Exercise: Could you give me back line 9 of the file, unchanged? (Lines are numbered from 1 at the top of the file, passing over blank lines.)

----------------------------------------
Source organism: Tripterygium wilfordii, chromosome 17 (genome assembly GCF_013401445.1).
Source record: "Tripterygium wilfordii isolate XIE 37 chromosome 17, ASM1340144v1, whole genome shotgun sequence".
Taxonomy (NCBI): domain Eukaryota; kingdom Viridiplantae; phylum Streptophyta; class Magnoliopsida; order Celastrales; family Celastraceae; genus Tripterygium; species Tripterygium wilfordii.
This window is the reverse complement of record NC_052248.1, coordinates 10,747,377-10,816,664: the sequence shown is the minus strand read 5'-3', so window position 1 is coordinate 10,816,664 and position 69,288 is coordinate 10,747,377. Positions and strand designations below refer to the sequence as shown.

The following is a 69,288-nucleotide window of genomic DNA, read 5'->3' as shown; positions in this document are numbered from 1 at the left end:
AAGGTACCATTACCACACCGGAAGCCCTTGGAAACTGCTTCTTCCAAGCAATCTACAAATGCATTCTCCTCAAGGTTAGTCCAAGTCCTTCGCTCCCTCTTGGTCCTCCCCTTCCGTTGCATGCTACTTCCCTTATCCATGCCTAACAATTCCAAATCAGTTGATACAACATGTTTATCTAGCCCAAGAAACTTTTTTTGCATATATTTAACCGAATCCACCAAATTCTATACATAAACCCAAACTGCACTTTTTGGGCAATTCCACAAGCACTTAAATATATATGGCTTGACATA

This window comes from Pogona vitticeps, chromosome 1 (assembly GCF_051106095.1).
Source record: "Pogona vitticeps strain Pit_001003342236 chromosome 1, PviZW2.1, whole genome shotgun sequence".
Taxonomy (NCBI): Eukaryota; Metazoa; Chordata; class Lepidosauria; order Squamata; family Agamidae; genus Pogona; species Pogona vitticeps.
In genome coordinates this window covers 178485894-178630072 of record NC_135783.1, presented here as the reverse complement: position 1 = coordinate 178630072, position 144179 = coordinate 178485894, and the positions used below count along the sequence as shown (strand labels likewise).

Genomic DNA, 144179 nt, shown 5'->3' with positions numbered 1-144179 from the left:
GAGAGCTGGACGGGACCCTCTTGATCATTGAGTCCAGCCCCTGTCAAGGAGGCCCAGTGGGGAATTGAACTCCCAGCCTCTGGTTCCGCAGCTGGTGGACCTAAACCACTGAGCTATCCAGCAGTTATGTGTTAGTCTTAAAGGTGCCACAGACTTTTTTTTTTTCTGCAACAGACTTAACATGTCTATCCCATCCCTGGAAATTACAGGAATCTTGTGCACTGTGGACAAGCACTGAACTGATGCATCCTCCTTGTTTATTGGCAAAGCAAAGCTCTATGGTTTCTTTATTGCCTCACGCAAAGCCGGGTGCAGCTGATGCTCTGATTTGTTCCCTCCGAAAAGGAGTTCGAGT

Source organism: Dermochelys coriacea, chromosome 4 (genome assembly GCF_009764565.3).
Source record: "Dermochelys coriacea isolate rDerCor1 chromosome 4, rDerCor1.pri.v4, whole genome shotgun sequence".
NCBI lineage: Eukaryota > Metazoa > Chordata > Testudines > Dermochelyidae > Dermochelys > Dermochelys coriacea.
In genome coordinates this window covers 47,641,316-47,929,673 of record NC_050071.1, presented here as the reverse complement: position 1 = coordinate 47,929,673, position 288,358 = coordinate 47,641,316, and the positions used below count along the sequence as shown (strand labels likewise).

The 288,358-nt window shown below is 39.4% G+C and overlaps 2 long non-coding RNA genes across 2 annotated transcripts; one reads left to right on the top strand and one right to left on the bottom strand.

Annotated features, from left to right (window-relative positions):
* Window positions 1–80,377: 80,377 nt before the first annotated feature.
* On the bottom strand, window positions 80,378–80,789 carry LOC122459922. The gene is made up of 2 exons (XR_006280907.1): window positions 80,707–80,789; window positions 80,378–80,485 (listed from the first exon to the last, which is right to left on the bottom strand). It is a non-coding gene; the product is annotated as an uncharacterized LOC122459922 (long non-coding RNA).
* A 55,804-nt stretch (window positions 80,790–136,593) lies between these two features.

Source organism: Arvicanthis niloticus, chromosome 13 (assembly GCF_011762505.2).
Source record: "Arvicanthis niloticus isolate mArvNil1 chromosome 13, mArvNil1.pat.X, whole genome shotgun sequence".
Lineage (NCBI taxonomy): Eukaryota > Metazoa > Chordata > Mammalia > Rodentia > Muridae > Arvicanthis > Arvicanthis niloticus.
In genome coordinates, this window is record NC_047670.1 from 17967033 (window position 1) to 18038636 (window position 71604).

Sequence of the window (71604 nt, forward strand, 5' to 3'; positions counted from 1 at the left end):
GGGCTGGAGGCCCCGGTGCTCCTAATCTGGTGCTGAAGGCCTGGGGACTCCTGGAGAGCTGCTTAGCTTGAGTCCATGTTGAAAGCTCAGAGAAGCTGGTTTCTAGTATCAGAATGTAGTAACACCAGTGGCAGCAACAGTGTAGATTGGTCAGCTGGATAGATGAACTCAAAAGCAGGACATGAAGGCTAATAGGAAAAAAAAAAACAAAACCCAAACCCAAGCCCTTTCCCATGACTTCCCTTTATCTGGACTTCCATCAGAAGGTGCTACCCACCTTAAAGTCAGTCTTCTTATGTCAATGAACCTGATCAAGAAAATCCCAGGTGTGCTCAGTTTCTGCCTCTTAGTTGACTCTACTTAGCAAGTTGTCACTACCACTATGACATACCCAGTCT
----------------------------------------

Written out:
Taxonomy (NCBI): Eukaryota; Metazoa; Chordata; class Lepidosauria; order Squamata; family Agamidae; genus Pogona; species Pogona vitticeps.